As the television reports a terrorist attack on the continent, Raza Shar, the British-born son of Pakistani immigrants, prepares to go out for a night on the town in London. “Anyone picks on you, don’t be brave,” his father admonishes him. “Tell him you’re a Hindu.” Raza rolls his eyes, nods and recites, “Don’t freak, I’m a Sikh.”
That scene, early in the BBC mini-series “Informer” (coming to Amazon Prime Video on Friday), indicates that you’re not watching a typical TV drama about the fight against terrorism. For one thing, Raza, who’s winningly played by Nabhaan Rizwan in his screen debut, is not just the center of the story but its sharpest, wittiest and most appealing character. The cops played by Paddy Considine and Bel Powley, the more established stars of the six-episode series, look dull and washed out by comparison.
That contrast runs through the show, in ways that are a welcome change from the genre’s frequent characteristics: piousness, fear mongering, lazy stereotyping. Raza’s family (his mother is played by the vibrant Sunetra Sarker from the high-school dramedy “Ackley Bridge”) and the immigrants’ world of dodgy housing projects and rundown commercial strips radiate warmth and healthy, informed skepticism. In this story, they’re the ones whose way of life is under threat.
“Informer” was created and written by Rory Haines and Sohrab Noshirvani, who reportedly met in a screenwriting class at Columbia University. They’ve sold several feature scripts (one was included on the Black List of hot unproduced screenplays), but this is their first project to make it to the screen in 10 years of working together.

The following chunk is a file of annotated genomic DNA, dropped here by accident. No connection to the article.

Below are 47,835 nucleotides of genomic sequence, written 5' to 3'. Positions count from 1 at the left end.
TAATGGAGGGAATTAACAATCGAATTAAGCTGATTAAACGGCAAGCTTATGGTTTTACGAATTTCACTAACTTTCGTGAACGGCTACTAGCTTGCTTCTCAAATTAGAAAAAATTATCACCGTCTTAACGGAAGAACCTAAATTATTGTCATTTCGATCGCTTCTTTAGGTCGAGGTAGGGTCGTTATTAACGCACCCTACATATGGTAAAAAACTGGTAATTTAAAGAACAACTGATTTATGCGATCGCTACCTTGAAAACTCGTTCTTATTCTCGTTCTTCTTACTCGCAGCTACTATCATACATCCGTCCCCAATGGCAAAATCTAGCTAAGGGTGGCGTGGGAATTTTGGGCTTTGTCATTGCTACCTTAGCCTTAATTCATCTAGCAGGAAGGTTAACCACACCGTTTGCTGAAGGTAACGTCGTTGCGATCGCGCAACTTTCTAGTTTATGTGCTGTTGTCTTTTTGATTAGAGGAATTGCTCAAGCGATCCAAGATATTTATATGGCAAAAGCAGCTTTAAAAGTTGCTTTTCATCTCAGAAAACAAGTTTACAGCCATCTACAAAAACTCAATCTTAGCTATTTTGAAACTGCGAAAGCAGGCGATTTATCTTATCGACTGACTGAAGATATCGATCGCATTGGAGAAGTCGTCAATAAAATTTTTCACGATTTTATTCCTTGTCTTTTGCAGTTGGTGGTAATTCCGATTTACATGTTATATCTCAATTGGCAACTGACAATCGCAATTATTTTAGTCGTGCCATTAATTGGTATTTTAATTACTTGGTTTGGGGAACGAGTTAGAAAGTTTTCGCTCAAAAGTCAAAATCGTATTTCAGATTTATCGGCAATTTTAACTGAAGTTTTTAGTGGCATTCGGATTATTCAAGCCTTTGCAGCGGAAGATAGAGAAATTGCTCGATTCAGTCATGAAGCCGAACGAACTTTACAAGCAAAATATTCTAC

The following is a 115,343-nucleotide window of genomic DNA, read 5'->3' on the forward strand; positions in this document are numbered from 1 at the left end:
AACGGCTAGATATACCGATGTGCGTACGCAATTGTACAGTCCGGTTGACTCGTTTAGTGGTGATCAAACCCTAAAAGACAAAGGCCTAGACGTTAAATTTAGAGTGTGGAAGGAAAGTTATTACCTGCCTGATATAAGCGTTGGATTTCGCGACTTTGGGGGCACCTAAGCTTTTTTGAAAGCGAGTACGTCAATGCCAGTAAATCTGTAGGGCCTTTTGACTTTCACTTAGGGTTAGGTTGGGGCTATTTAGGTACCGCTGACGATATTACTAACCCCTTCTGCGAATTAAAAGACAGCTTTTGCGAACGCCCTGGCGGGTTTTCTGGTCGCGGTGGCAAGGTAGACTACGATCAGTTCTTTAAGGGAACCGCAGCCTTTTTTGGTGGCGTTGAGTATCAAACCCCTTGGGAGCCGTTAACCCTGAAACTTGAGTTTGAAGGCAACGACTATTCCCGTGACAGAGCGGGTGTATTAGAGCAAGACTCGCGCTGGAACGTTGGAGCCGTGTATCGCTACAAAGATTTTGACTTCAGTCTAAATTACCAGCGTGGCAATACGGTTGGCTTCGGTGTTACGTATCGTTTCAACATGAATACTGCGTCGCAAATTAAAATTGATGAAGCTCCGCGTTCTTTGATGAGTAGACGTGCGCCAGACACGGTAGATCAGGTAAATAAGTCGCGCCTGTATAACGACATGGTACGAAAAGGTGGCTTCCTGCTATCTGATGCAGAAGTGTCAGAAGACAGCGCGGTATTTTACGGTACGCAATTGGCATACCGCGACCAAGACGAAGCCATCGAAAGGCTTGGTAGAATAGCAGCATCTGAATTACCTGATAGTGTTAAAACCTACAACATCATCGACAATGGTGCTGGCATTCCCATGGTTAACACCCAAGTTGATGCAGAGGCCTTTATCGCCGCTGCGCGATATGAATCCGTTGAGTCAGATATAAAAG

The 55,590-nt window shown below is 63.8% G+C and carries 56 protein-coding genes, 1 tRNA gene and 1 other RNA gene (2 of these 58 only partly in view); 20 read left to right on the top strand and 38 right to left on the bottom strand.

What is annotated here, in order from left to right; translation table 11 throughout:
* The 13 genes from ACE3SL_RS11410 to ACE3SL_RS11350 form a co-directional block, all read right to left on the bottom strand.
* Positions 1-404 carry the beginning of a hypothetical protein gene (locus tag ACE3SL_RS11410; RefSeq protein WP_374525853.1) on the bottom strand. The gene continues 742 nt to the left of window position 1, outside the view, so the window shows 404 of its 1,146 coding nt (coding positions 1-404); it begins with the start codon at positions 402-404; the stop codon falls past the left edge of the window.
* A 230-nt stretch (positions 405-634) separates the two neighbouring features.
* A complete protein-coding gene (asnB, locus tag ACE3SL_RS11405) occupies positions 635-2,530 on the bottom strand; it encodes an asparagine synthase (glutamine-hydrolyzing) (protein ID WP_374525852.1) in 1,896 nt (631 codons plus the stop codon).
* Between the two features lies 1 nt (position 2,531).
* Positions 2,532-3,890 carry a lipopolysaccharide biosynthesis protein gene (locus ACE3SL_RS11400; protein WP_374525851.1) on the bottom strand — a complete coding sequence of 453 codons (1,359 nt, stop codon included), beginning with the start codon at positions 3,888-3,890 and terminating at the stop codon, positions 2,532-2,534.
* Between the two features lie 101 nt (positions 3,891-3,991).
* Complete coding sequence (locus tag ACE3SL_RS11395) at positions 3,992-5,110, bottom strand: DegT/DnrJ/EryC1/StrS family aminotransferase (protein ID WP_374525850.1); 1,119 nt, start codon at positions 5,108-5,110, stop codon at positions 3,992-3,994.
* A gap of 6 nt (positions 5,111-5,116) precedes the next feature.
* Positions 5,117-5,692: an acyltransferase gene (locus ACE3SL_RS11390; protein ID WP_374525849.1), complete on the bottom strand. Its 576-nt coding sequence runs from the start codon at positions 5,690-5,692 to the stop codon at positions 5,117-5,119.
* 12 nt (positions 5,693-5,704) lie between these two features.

And they got it about half right. As refreshing a character as Raza is, and as crackling as the scenes in his milieu can be, there’s another chunk of the story — the cop chunk — that appears to have been beyond Haines and Noshirvani. For every cliché and leaden bit of dialogue they kept out of the story of immigrant life, they tossed one into the story of undercover police work and its toll on those who are condemned to do it.
That makes “Informer” an up-and-down experience as the complicated, somewhat disjointed story barrels along. Considine, a fine actor in a dour role, plays Gabe Waters, a former undercover cop who now seeks out, trains and handles informants in the South Asian community. Powley plays his new partner, Holly Morten, who’s an equally overworked type, the female cop whose talent is matched by awkwardness and antisocial tendencies.
Under pressure to find a terrorist leader thought to be in London, Gabe and Holly stumble on Raza when he spends a night in a holding cell, and pressure him into becoming an informant. He’s appalled at the thought of snitching. But the twist is that his natural charm and quick wits make him good at it, and as he gets deeper into the job during the show’s middle episodes, he begins to take pride in it.
Just about everything having to do with Raza, as he insinuates himself with Albanian gangsters and disaffected Muslims, is fun to watch, particularly the scenes pairing Rizwan with Roger Jean Nsengiyumva as Dadir, another son of the projects who isn’t quite as polished as Raza. Not as good but still entertaining is the interplay between Rizwan and Considine, as Gabe instructs Raza in the undercover arts.
That leaves the time-consuming but not particularly significant subplots about Gabe’s past undercover work among neo-Nazis (shades of the F.B.I. agent Stan Beeman in “The Americans”) and the problems Gabe’s workload causes in his marriage (Jessica Raine plays his wife). Those are the times for checking email.
Despite its lighter than usual touch, “Informer” is not a happy story — flash-forwards to an inquest following a mass shooting give that away from the start. It’s an equal-opportunity dispenser of grief, with nearly everyone ending up a victim in one way or another.
But when Rizwan is on screen, it has a bounce, an engaging lightness. Gracefully avoiding the handshake of a female teacher, casting a skeptical eye on Londoners of every description, Raza is always good company.